PDF Printable version of Cap Allied Mental Health Services (PDF 38 KB)
From 1 November 2011 Medicare rebates for eligible people with a diagnosed mental disorder under the Better Access initiative will be capped at 10 individual allied mental health services per calendar year, from 12.
From this date eligible people with a diagnosed mental disorder will be able to access up to 10 individual and/or up to 10 group allied mental health services per calendar year.
Following the initial course of treatment (a maximum of six services) consumers will be able to access four more sessions (to a maximum of 10 services per calendar year). Consumers will also be eligible for a total of 10 group sessions per calendar year in addition to their individual sessions.
Consumers currently receiving allied mental health services under Better Access will still be able to access up to 12 individual and/or up to 12 group services up to 1 November 2011. In exceptional circumstances an additional six individual services may be accessed before 1 November 2011 by those consumers who are currently receiving treatment. This exception circumstances provision of up to 18 services will also be reduced to 10 sessions from 1 November 2001. Individuals who have already accessed 10 or more individual and 10 or more group services by 1 November will not be eligible for additional services until 1 January 2012.
Savings being generated from this change are being reinvested in additional mental health services for particularly vulnerable and hard to reach groups – through the Access to Allied Psychological Services (ATAPS) program, additional childhood and early intervention youth services and improving the coordination and accessibility of services for individuals with severe mental illness.
Implementation of this 2011-12 Budget measure:
The Department is working on implementation arrangements and further information will be made available to consumers and providers in the near future.
People who need more than 10 allied mental health services
It is important that people get the right care for their needs. People who currently receive more than 10 allied mental health services under Better Access may have more severe or complex needs and would be better suited for referral to more appropriate mental health services.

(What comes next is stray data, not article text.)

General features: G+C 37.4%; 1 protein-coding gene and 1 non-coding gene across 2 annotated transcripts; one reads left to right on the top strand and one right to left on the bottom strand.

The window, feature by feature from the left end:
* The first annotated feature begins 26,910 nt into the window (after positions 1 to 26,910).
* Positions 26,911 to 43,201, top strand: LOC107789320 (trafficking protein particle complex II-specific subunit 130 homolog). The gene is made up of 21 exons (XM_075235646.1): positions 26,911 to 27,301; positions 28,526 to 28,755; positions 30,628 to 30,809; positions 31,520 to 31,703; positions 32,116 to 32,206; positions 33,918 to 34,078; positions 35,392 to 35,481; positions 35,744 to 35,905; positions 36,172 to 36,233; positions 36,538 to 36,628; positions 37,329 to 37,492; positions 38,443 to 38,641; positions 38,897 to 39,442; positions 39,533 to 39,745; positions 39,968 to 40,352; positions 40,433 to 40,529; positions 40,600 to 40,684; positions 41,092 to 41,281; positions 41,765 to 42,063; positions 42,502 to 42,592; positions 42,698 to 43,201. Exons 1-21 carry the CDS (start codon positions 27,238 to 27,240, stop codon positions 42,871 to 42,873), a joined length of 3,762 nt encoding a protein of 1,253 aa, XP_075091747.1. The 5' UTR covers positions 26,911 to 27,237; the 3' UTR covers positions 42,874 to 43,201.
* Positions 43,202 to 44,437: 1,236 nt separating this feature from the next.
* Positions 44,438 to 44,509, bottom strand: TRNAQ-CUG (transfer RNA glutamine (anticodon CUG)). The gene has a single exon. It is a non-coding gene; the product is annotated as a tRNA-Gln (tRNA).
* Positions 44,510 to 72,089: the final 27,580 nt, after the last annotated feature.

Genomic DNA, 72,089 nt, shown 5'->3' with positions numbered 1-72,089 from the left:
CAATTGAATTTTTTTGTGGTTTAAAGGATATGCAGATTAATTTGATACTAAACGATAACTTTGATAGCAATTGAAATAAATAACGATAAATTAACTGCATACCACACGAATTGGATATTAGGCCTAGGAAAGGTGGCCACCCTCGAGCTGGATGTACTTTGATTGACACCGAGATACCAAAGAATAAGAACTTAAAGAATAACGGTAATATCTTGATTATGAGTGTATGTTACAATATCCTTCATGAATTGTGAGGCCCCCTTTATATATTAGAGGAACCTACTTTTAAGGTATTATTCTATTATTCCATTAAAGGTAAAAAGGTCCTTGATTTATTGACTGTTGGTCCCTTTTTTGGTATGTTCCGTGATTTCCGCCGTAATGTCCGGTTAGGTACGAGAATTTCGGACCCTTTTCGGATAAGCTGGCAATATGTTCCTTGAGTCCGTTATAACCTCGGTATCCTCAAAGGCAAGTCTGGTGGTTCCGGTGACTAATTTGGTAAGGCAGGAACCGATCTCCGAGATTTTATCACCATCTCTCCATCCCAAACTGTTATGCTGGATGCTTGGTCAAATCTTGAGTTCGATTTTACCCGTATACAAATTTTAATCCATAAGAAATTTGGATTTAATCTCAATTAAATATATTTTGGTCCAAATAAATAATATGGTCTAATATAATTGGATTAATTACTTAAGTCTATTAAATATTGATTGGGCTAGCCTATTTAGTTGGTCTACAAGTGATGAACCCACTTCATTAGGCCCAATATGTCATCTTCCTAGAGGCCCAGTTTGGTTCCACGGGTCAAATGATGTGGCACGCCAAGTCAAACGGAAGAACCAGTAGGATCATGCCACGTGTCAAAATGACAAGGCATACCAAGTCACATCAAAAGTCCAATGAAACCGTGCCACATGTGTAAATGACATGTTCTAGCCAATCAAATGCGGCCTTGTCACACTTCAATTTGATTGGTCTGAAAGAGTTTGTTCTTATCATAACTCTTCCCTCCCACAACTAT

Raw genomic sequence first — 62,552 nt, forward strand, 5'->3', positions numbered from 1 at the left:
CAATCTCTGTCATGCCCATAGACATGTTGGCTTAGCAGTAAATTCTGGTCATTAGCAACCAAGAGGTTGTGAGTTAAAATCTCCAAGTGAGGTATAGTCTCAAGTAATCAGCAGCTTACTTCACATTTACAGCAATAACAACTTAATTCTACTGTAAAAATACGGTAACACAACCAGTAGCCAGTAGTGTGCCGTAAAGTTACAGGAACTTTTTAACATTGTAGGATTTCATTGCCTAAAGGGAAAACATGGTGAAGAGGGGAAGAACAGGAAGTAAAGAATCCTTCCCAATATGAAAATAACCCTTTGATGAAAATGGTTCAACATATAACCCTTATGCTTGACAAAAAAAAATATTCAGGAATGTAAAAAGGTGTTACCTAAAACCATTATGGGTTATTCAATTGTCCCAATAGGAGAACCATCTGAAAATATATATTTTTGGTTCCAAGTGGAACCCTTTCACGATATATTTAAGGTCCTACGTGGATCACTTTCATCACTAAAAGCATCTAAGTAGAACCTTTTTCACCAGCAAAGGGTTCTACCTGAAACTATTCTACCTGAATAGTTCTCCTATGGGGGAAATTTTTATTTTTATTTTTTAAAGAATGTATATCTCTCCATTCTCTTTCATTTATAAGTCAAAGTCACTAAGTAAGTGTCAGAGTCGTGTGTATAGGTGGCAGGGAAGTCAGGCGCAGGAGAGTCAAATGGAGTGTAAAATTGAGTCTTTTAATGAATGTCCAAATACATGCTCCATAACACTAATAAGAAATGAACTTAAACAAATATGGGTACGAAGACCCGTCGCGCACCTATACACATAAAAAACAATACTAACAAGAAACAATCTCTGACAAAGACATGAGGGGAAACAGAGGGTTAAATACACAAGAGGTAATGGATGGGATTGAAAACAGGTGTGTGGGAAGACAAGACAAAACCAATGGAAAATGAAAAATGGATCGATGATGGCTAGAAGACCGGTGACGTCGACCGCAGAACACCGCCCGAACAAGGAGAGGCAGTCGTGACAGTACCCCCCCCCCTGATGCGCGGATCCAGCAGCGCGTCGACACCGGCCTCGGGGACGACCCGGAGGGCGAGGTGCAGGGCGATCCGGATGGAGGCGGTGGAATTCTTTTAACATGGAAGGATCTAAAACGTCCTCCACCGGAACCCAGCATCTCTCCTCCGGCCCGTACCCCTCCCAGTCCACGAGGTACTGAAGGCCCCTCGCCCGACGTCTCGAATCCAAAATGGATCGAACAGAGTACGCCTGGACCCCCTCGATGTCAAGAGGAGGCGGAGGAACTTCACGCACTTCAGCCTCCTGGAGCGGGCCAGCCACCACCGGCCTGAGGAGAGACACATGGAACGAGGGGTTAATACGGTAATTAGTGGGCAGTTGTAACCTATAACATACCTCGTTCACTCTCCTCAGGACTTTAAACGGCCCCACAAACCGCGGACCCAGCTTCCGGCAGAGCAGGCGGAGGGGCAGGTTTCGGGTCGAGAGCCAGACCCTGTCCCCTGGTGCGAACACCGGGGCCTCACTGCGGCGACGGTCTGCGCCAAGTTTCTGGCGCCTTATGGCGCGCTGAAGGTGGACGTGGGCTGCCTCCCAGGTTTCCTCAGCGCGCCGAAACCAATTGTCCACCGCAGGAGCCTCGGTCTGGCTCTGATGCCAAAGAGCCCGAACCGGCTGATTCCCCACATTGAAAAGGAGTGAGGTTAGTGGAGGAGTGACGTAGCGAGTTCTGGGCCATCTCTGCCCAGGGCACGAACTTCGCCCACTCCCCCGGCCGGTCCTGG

People with severe and persistent mental disorders who require over 10 allied mental health services are still eligible for up to 50 Medicare Benefits Schedule consultant psychiatrist services per annum, or to access the specialised mental health system in each State or Territory.
To help make psychiatrist services available in more areas from 1 July 2011 the Government will also provide new Medicare rebates for online psychiatrist consultations for patients living in regional, remote and outer metropolitan areas. GPs, specialists and other health professionals will be provided with financial incentives to help deliver these online services and funding will also be provided to support training and supervision for health professionals.
The Government is also investing in a range of expanded mental health services including:
Background to the Budget Measure
- Doubling funding to the Access to Allied Psychological Services (ATAPS)
- 30 more youth friendly headspace services
- 16 new Early Psychosis Prevention Intervention Centers (EPPIC)
- A doubling in the number of Family Mental Health Services
The Government is delivering on its commitment to make mental health a second term priority, with a major investment to reform the mental health system totalling $2.2 billion over the next five years – including $1.5 billion in new measures in the 2011-12 Budget.
The reforms will be focused on delivering the services that have the best chance of improving the lives of thousands of Australians suffering from mental illnesses, now and into the future.
In the case of the changes made to the Better Access initiative through the Budget, the Government listened to the experts in the Mental Health sector and weighed up the available evidence, including from the recent independent evaluation of the program.
The evaluation shows that almost three quarters of people who received an allied mental health service after a GP Mental Health Treatment Plan only needed between one and six services. The average number of mental health services received after a GP Mental Health Treatment Plan is five.
The majority (87 per cent) of current Better Access users receive between one and ten sessions, and will be unaffected by the new cap.
The Government doesn’t take the decision to make changes to Medicare services lightly, but given the tight fiscal environment we have a responsibility to ensure that our investments are appropriately targeted to ensure maximum value.
For more information please visit: www.health.gov.au/mentalhealth